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Artistic view of a Male Pteronarcys californica (Pteronarcyidae) (Giant Salmonfly) Stonefly Adult from the Gallatin River in Montana
Salmonflies
Pteronarcys californica

The giant Salmonflies of the Western mountains are legendary for their proclivity to elicit consistent dry-fly action and ferocious strikes.

Lateral view of a Male Baetidae (Blue-Winged Olive) Mayfly Dun from Mystery Creek #308 in Washington
This dun emerged from a mature nymph on my desk. Unfortunately its wings didn't perfectly dry out.
27" brown trout, my largest ever. It was the sub-dominant fish in its pool. After this, I hooked the bigger one, but I couldn't land it.
Troutnut is a project started in 2003 by salmonid ecologist Jason "Troutnut" Neuswanger to help anglers and fly tyers unabashedly embrace the entomological side of the sport. Learn more about Troutnut or support the project for an enhanced experience here.

Wbranch
Wbranch's profile picture
York & Starlight PA

Posts: 2635
Wbranch on Nov 12, 2014November 12th, 2014, 2:57 am EST
I have a new Facebook friend and he sent me this picture. It looks like a cross between a Rocky Mountain whitefish and a brown trout. It is not photoshopped.

http://www.balkan-trout.com/slike/studied_neretva_1.jpg
Catskill fly fisher for fifty-five years.
Millcreek
Healdsburg, CA

Posts: 344
Millcreek on Nov 12, 2014November 12th, 2014, 6:41 am EST
Matt,
Pretty cool fish. The photo got me curious so I googled Neretva trout. Apparently quite a bit of flyfishing for it in Bosnia and Herzegovina.
Found some more pictures from the University of Toronto http://individual.utoronto.ca/manuesteve/UTsoftmouth.html as well as some spawning footage on Youtube https://www.youtube.com/watch?v=M7MPHM7hzCs. Also found a paper on the Neretva River and it's fish here http://www.fao.org/docrep/012/i1373e/i1373e03.pdf.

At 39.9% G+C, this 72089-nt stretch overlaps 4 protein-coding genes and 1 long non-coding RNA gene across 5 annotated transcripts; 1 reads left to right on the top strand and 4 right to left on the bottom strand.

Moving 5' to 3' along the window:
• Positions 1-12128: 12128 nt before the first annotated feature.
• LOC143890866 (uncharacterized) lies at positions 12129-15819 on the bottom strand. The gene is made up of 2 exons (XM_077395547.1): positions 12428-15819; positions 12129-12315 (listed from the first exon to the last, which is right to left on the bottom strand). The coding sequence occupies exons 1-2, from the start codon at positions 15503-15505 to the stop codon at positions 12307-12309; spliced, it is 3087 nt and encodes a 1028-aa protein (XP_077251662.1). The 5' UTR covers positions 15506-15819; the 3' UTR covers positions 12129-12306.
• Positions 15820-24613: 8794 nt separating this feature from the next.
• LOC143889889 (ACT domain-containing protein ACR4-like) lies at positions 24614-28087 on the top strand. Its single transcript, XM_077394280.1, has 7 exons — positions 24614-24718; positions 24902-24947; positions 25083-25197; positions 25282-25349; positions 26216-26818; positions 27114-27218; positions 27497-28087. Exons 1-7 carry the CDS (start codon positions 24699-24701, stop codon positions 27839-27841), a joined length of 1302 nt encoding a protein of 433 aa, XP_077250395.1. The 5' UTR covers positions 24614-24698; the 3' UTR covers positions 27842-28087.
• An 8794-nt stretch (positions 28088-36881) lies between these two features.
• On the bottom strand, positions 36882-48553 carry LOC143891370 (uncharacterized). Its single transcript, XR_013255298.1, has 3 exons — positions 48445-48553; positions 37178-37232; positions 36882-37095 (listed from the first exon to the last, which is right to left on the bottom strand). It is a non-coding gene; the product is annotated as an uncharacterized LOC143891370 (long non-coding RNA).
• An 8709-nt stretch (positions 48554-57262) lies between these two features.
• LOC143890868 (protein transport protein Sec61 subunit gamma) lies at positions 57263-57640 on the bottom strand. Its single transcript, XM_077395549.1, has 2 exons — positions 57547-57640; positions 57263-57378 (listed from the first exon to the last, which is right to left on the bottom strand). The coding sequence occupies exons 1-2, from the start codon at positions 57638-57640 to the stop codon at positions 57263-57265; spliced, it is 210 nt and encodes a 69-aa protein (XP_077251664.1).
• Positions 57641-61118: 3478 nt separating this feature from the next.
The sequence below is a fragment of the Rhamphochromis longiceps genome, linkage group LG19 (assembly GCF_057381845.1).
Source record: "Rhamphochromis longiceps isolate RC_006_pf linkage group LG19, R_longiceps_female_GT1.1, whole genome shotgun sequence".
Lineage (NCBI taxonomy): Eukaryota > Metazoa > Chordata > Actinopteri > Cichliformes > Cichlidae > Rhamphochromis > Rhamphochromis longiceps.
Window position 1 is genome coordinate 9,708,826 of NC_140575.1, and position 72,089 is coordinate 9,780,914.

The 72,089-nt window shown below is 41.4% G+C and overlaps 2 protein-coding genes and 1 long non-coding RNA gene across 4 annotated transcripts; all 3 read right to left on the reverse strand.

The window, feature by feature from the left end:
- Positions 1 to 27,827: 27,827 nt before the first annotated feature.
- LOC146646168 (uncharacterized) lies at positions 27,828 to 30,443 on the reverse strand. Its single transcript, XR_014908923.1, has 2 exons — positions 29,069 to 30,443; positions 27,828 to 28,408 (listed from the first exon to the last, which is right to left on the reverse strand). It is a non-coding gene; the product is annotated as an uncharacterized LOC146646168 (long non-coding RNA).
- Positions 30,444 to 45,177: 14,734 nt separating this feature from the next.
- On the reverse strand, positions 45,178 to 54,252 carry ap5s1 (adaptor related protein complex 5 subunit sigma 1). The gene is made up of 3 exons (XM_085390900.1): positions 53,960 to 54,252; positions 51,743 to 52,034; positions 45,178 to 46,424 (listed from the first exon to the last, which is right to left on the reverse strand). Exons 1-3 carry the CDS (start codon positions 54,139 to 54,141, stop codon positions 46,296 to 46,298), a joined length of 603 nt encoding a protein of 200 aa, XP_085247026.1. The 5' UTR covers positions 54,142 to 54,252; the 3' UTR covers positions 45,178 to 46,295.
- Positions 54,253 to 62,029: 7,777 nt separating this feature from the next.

Interesting trout and river, thanks for posting it.
Mark
"If we knew what it was we were doing, it would not be called research, would it?"
-Albert Einstein
RMlytle
RMlytle's profile picture
Connecticut

Posts: 40
RMlytle on Nov 12, 2014November 12th, 2014, 12:59 pm EST
Wow! Just added that to my fish wish list.
Jmd123
Jmd123's profile picture
Oscoda, MI

Posts: 2474
Jmd123 on Nov 12, 2014November 12th, 2014, 3:11 pm EST
Guys, check out James Prosek's Trout of the World. He covers just about every species and subspecies of salmonids worldwide, and I remember he's got a pretty good discussion of Balkan species in there, which are quite diverse.

Jonathon
No matter how big the one you just caught is, there's always a bigger one out there somewhere...
Millcreek
Healdsburg, CA

Posts: 344
Millcreek on Nov 12, 2014November 12th, 2014, 5:03 pm EST
Jonathan,
Guys, check out James Prosek's Trout of the World.

Another good book is Robert Behnke's "Trout and Salmon of North America" illustrated by Joseph Tomelleri. While it only covers North America I don't think Behnke missed much. Good descriptions as well as the biology and ecology of trout.
"If we knew what it was we were doing, it would not be called research, would it?"
-Albert Einstein
Jmd123
Jmd123's profile picture
Oscoda, MI

Posts: 2474
Jmd123 on Nov 12, 2014November 12th, 2014, 6:37 pm EST
Mark, I am familiar with that one too. Joseph Tomelleri is also an amazing fish artist (I have his Fishes of the Central United States, tour de force on the sunfish!), and the contrast in the two styles is interesting - Prosek uses watercolors while Tomelleri uses colored pencils, yet both create drawings/paintings of fishes that I have actually seen and caught on numerous occasions. So, I can guess that the species I don't know are represented accurately!

Prosek has also done his homework and corresponded with Behnke and other salmonid experts...though not to the degree that Behnke and his colleagues have! But he does back up his "coffee-table trout books" with some interesting knowledge.

Jonathon
No matter how big the one you just caught is, there's always a bigger one out there somewhere...
PaulRoberts
PaulRoberts's profile picture
Colorado

Posts: 1776
PaulRoberts on Nov 12, 2014November 12th, 2014, 6:58 pm EST
Brown trout evolved in eastern Eurasia, so there's diversity there. Our stocks of browns are derived from just two varieties. Likely the "odd" mouth of obtusirostris (and lenok) are convergent with whitefish (adaptations to environmental circumstances and not directly related). Here's the trunk page from a site Mark provided, showing salmonid diversity:

http://individual.utoronto.ca/manuesteve/UTphylogeny.html

Click on S. akairos! Pretty cool. (I almost ended up in Morocco, instead of the Philippines.)

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